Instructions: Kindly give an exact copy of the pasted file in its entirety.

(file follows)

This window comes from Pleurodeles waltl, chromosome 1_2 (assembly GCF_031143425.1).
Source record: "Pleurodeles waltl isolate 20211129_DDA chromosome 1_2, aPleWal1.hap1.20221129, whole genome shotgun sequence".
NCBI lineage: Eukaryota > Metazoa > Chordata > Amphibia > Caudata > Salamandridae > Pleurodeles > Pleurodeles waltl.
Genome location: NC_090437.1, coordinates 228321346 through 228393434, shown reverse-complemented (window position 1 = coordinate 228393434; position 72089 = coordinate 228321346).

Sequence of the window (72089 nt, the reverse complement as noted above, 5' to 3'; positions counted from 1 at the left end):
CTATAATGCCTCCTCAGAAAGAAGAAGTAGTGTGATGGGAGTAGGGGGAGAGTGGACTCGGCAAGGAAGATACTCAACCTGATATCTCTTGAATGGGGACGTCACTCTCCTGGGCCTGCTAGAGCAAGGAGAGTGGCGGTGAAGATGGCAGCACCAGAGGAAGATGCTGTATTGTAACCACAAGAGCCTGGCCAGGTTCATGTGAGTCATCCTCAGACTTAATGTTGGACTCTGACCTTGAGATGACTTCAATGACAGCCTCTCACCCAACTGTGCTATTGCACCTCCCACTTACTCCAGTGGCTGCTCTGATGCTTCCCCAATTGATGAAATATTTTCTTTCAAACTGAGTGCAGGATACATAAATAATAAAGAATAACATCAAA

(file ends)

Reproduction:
This window comes from Pleurodeles waltl, chromosome 1_2 (assembly GCF_031143425.1).
Source record: "Pleurodeles waltl isolate 20211129_DDA chromosome 1_2, aPleWal1.hap1.20221129, whole genome shotgun sequence".
NCBI lineage: Eukaryota > Metazoa > Chordata > Amphibia > Caudata > Salamandridae > Pleurodeles > Pleurodeles waltl.
Genome location: NC_090437.1, coordinates 228321346 through 228393434, shown reverse-complemented (window position 1 = coordinate 228393434; position 72089 = coordinate 228321346).

Sequence of the window (72089 nt, the reverse complement as noted above, 5' to 3'; positions counted from 1 at the left end):
CTATAATGCCTCCTCAGAAAGAAGAAGTAGTGTGATGGGAGTAGGGGGAGAGTGGACTCGGCAAGGAAGATACTCAACCTGATATCTCTTGAATGGGGACGTCACTCTCCTGGGCCTGCTAGAGCAAGGAGAGTGGCGGTGAAGATGGCAGCACCAGAGGAAGATGCTGTATTGTAACCACAAGAGCCTGGCCAGGTTCATGTGAGTCATCCTCAGACTTAATGTTGGACTCTGACCTTGAGATGACTTCAATGACAGCCTCTCACCCAACTGTGCTATTGCACCTCCCACTTACTCCAGTGGCTGCTCTGATGCTTCCCCAATTGATGAAATATTTTCTTTCAAACTGAGTGCAGGATACATAAATAATAAAGAATAACATCAAA